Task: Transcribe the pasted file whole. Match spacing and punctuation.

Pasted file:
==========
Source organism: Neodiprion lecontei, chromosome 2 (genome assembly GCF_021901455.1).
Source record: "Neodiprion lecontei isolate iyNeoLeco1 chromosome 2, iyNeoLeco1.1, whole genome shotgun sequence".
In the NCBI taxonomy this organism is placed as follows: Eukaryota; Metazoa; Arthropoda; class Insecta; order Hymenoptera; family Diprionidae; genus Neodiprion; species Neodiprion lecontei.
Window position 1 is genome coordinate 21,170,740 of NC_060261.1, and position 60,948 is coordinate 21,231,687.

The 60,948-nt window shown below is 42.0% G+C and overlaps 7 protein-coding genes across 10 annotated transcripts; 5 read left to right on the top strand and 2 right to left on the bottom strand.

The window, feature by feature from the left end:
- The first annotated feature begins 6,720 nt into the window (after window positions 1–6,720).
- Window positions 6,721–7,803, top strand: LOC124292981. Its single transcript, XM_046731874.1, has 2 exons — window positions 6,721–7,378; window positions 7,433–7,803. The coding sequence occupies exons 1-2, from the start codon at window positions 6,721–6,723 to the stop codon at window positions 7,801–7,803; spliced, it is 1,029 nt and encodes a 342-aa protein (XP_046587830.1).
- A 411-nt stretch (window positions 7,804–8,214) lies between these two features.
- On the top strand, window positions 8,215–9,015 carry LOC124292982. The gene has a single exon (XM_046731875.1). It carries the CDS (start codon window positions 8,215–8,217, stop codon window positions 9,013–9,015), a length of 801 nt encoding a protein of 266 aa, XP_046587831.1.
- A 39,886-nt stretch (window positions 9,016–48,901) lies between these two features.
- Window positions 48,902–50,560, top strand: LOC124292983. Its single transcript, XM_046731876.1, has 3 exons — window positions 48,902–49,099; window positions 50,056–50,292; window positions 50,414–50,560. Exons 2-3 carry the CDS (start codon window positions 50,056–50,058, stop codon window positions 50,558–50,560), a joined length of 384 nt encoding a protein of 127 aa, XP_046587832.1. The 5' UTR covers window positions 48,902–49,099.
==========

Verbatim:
Source organism: Neodiprion lecontei, chromosome 2 (genome assembly GCF_021901455.1).
Source record: "Neodiprion lecontei isolate iyNeoLeco1 chromosome 2, iyNeoLeco1.1, whole genome shotgun sequence".
In the NCBI taxonomy this organism is placed as follows: Eukaryota; Metazoa; Arthropoda; class Insecta; order Hymenoptera; family Diprionidae; genus Neodiprion; species Neodiprion lecontei.
Window position 1 is genome coordinate 21,170,740 of NC_060261.1, and position 60,948 is coordinate 21,231,687.

The 60,948-nt window shown below is 42.0% G+C and overlaps 7 protein-coding genes across 10 annotated transcripts; 5 read left to right on the top strand and 2 right to left on the bottom strand.

The window, feature by feature from the left end:
- The first annotated feature begins 6,720 nt into the window (after window positions 1–6,720).
- Window positions 6,721–7,803, top strand: LOC124292981. Its single transcript, XM_046731874.1, has 2 exons — window positions 6,721–7,378; window positions 7,433–7,803. The coding sequence occupies exons 1-2, from the start codon at window positions 6,721–6,723 to the stop codon at window positions 7,801–7,803; spliced, it is 1,029 nt and encodes a 342-aa protein (XP_046587830.1).
- A 411-nt stretch (window positions 7,804–8,214) lies between these two features.
- On the top strand, window positions 8,215–9,015 carry LOC124292982. The gene has a single exon (XM_046731875.1). It carries the CDS (start codon window positions 8,215–8,217, stop codon window positions 9,013–9,015), a length of 801 nt encoding a protein of 266 aa, XP_046587831.1.
- A 39,886-nt stretch (window positions 9,016–48,901) lies between these two features.
- Window positions 48,902–50,560, top strand: LOC124292983. Its single transcript, XM_046731876.1, has 3 exons — window positions 48,902–49,099; window positions 50,056–50,292; window positions 50,414–50,560. Exons 2-3 carry the CDS (start codon window positions 50,056–50,058, stop codon window positions 50,558–50,560), a joined length of 384 nt encoding a protein of 127 aa, XP_046587832.1. The 5' UTR covers window positions 48,902–49,099.